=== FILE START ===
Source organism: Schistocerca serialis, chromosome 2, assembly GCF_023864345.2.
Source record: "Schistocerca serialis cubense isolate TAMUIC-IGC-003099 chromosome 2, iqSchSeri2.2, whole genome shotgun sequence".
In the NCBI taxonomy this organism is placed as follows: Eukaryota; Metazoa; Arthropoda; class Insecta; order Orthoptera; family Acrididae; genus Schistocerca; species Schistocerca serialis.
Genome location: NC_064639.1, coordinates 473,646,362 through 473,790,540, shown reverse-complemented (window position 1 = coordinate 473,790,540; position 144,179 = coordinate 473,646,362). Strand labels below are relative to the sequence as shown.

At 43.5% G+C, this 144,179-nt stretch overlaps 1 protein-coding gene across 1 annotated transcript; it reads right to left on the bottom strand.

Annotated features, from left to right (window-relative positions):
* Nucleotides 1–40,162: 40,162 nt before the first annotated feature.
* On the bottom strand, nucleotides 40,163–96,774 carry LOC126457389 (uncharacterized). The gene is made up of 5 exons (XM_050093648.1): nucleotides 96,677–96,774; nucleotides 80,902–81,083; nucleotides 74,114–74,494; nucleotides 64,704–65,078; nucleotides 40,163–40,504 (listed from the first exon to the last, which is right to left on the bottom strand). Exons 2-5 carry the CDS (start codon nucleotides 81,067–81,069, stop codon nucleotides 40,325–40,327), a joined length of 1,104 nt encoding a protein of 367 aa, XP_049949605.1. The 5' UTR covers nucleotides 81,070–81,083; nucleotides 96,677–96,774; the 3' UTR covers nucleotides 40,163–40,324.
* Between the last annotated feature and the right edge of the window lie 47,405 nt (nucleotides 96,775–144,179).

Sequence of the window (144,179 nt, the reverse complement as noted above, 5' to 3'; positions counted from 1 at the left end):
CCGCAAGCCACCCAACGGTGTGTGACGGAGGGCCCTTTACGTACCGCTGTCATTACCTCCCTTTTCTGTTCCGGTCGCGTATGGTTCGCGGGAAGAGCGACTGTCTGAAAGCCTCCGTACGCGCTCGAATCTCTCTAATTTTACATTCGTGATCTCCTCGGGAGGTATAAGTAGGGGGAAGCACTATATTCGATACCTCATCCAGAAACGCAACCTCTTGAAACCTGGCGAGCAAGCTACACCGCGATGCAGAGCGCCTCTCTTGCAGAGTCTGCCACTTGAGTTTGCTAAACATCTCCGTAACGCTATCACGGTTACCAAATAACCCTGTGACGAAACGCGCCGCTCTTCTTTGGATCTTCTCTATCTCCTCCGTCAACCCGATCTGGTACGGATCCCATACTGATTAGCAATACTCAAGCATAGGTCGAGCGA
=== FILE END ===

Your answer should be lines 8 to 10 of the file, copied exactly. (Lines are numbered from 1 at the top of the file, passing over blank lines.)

* On the bottom strand, nucleotides 40,163–96,774 carry LOC126457389 (uncharacterized). The gene is made up of 5 exons (XM_050093648.1): nucleotides 96,677–96,774; nucleotides 80,902–81,083; nucleotides 74,114–74,494; nucleotides 64,704–65,078; nucleotides 40,163–40,504 (listed from the first exon to the last, which is right to left on the bottom strand). Exons 2-5 carry the CDS (start codon nucleotides 81,067–81,069, stop codon nucleotides 40,325–40,327), a joined length of 1,104 nt encoding a protein of 367 aa, XP_049949605.1. The 5' UTR covers nucleotides 81,070–81,083; nucleotides 96,677–96,774; the 3' UTR covers nucleotides 40,163–40,324.
* Between the last annotated feature and the right edge of the window lie 47,405 nt (nucleotides 96,775–144,179).

Sequence of the window (144,179 nt, the reverse complement as noted above, 5' to 3'; positions counted from 1 at the left end):